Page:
Sunday, June 14, 2015

Breaking the Worry Habit: How putting your worry habit in check can reduce anxiety

The funny thing about worry is that it’s a habit, just like any other habit.  The good news is that habits can be broken, and you can break the worry habit if you stay conscious of your thoughts and learn to decipher between productive and non-productive worry.

Productive worry is the kind of worry that is helpful and leads to action that is necessary.  For instance, if you are worried about the condition of the tires on your car, that kind of worry may lead you to take action to check the tires and if necessary, get them replaced so you can be safe on the road.  This kind of worry leads to important and positive action, and then the worry process is done.

Non-productive worry is worry that is done simply for the purpose of worrying.  It is not productive and leads to no real action or change that solves the problem one is worrying about.  For instance, if you have already checked the tires, replaced them for the year, have already checked the air in them and they are well balanced and ready to go, then continuing to worry about them is habitual worry, and non-productive.  

Non-productive worry also has some magical thinking that comes with it that sounds something like this:  “If I just worry hard enough, then bad things won’t happen.”  But in reality, this thought makes no sense.  Logically, you can't control the outcome of things simply by worrying about them harder.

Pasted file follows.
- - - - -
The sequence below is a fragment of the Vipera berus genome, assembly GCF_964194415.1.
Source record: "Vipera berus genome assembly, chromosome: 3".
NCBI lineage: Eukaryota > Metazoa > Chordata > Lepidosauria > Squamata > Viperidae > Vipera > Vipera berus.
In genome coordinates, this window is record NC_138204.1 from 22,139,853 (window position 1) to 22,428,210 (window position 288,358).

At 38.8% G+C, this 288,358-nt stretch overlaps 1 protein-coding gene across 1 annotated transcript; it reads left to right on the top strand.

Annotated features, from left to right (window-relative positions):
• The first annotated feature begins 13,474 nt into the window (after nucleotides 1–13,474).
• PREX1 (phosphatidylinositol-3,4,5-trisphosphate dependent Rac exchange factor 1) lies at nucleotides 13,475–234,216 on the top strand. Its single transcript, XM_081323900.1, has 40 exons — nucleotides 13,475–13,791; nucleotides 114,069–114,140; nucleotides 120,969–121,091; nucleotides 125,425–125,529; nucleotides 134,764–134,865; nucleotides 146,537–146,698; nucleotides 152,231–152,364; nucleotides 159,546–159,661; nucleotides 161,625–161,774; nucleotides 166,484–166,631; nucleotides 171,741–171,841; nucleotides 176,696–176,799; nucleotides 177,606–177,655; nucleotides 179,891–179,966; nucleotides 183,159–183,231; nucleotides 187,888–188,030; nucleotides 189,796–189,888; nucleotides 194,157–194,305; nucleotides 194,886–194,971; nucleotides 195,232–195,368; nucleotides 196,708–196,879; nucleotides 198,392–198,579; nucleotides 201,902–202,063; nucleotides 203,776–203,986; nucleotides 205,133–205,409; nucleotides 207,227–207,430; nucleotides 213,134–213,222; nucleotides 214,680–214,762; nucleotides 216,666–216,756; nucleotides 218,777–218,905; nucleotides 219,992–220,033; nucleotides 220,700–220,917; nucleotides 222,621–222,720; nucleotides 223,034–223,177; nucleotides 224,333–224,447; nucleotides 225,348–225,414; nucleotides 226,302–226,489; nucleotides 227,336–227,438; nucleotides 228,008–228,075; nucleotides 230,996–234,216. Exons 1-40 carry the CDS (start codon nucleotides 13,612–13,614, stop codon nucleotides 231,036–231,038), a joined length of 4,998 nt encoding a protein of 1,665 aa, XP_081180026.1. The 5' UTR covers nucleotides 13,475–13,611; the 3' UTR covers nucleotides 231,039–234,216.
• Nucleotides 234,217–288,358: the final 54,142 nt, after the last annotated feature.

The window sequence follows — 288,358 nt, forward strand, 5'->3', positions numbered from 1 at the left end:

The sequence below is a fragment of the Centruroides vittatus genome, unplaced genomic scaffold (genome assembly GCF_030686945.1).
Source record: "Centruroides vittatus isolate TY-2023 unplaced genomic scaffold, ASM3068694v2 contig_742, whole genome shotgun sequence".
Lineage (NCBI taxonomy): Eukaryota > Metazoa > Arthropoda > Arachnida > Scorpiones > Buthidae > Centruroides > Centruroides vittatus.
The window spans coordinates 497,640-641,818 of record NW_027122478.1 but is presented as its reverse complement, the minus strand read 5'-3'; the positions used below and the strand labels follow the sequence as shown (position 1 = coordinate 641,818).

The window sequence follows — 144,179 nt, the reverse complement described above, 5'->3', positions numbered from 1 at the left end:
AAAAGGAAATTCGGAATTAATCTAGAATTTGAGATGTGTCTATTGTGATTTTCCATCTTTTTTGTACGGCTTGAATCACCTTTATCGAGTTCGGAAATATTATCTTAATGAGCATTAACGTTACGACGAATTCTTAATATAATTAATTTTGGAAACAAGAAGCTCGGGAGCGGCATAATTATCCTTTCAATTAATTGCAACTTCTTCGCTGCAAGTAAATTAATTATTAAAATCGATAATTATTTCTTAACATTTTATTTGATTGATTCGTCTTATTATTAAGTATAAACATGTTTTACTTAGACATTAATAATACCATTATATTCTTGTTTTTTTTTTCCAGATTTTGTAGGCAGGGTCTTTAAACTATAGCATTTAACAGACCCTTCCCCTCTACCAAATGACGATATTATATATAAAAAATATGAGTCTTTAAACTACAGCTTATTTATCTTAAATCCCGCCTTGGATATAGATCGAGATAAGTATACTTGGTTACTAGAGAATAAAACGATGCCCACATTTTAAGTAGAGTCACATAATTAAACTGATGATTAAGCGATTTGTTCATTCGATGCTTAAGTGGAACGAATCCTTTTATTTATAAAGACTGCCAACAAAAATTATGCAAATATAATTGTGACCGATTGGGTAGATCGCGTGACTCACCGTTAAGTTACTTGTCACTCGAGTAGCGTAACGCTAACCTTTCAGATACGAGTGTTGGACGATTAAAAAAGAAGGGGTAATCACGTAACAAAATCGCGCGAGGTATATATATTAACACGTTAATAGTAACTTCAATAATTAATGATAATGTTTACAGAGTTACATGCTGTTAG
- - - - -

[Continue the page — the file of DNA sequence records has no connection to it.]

Worrying about whether or not your loved one will be safe on their travels may keep you up at night, turn your stomach inside-out, and decrease your appetite, but no matter how hard you worry about them, you can't control whether or not your loved one's travel will be safe.  So your worry would be completely non-productive and habitual.
Worry leads to a lot of nervous tension and anxiety, so learning to check your thoughts to see if your worry is productive or non-productive, is key in reducing your stress and anxiety.  If you find that most of your worry is non-productive, then you are simply in the habit of worrying for the purpose of worrying.  

You can begin to use something called "Thought Stopping", in which you notice when you are having non-productive worry, and then think to yourself, 'Stop!'  I won't listen."  You can even imagine to yourself the image of a STOP sign, like the one you see every day in traffic.  

In time, you can break the worry habit, but it will take the same conscious effort and diligence it takes to break any other kind of habit. 

Thanks to Alon for the photo "Worried!"